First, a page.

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The logo of German fashion house Hugo Boss is seen on a clothing label at their outlet store in Mezingen near Stuttgart October 29, 2013. REUTERS/Michael Dalder The logo of German fashion house Hugo Boss is seen on a clothing label at their outlet store in Mezingen near Stuttgart October 29, 2013. REUTERS/Michael Dalder  

Environmentalists want to eliminate ‘dry clean only’ labels

Environmental activists are pushing federal regulators to eliminate “dry clean only” labels for the sake of saving consumers and the environment.

Activists argue that dry cleaners use environmentally harmful cleaning chemicals and human health.

The Hill newspaper reports that green groups are pressing the Federal Trade Commission to change labeling rules so that labels say that clothes can be “wet cleaned” — which greens argue is more eco-friendly.

Wet cleaning is a “greener” method of garment cleaning that uses a gentle washing machine using biodegradable cleaning materials and different types of pressing equipment for different types of fabrics and fibers.

The FTC is considering allowing clothing manufacturers the option of including professional wet cleaning on their labels, but environmentalists want to mandate wet cleaning labels. But wet cleaning is not as easy as dry cleaning as it requires experience and knowledge of the proper ways to wet clean certain garments.

“This suggests that the vast majority of garments currently labeled ‘dry clean’ or ‘dry clean only’ could be labeled with a wet cleaning instruction,” writes the Coalition for Clean Air (CCA) in their comments filed with the FTC.

CCA has been on a multi-year campaign to get wet cleaning labels on clothing. In 2007, they helped get the California Air Resources Board to phase out the dry cleaning chemical perchloroethylene (perc) by 2023.

“The Coalition for Clean Air worked with more than 35 groups to call for a stronger perc phaseout plan, including a faster timeline of 10 years and a phaseout of hydrocarbon cleaners, which cause smog,” according to their website. “We were also joined by dozens of cleaners who had voluntarily stopped using perc and switched to nontoxic, non-polluting options such as ‘wet’ cleaning.”

The FTC, however, is unwilling to adopt such a rule without making sure that consumers can get access to professional wet cleaners. Wet cleaning is also a relatively new industry and can be expensive.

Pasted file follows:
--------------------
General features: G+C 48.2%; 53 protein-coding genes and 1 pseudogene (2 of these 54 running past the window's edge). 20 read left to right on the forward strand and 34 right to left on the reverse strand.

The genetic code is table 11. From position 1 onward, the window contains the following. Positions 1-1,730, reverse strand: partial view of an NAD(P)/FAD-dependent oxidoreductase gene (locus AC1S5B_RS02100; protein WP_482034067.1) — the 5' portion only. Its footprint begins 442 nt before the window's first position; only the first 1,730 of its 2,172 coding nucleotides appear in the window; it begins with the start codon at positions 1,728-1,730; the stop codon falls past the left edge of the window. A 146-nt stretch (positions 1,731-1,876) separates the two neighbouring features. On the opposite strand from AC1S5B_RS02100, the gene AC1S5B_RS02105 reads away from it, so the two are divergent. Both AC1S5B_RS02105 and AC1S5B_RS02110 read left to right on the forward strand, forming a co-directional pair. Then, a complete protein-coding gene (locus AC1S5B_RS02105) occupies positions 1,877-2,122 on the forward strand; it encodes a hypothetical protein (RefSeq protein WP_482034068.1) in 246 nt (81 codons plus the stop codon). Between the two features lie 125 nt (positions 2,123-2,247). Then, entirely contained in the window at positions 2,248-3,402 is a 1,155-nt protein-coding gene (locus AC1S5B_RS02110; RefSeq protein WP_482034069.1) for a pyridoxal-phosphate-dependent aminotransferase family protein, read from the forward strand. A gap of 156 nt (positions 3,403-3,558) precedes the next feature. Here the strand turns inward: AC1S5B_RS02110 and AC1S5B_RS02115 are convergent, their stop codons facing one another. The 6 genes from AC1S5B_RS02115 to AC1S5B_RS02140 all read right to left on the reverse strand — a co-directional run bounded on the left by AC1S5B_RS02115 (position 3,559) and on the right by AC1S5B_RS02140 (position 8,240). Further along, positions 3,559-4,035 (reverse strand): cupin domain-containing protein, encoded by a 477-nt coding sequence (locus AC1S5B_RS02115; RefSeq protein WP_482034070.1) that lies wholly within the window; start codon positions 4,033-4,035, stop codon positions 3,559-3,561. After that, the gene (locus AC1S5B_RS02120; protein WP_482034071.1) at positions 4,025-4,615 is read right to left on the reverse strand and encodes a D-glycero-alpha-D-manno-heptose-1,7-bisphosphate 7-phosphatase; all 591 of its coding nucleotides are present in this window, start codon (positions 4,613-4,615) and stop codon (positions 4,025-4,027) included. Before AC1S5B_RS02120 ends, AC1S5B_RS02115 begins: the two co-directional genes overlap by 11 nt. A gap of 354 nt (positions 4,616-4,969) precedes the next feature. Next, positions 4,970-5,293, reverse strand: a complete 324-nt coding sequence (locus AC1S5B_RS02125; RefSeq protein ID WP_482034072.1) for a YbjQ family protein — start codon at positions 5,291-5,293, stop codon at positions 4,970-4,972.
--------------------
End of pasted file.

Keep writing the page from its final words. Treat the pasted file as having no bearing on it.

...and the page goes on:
One study from the University of Michigan even found that wet cleaning’s effects on water usage make it less eco-friendly than green groups tend to argue. The study found that the “environmental impacts of using and treating water are much higher for wet cleaning than they are for dry cleaning” adding that the “process uses significantly more water, but this could be partially mitigated through the use of water recycling.”

The Michigan study also called for “government-subsidized worker-training programs, tax breaks and low-interest loans to buy equipment” for wet cleaning.

Many professional wet and dry cleaners are on board with the FTC’s optional labeling rule because it would give them more options for how to wash clothes. Cleaners admitted that many consumers prefer dry cleaning over wet cleaning because that’s what the current labeling regime tells them.

“In our members’ experience, a dry clean label is interpreted to mean ‘do not wash’ by many, if not all, consumers,” wrote the Drycleaning and Laundry Institute in their FTC comments.

“There is a subset of consumers that will not buy anything with a dry clean label. If all methods of care are required to be on the label, this consumer might be willing to purchase the item,” the group added.

The clothing industry is also on board with the rule because of how it would facilitate international trade. It would allow U.S. clothing makers to streamline labels that are more popular in Europe.

“It will eliminate one of the differences between domestic and international requirements,” the The United States Association of lmporters of Textiles & Apparel wrote to the FTC.

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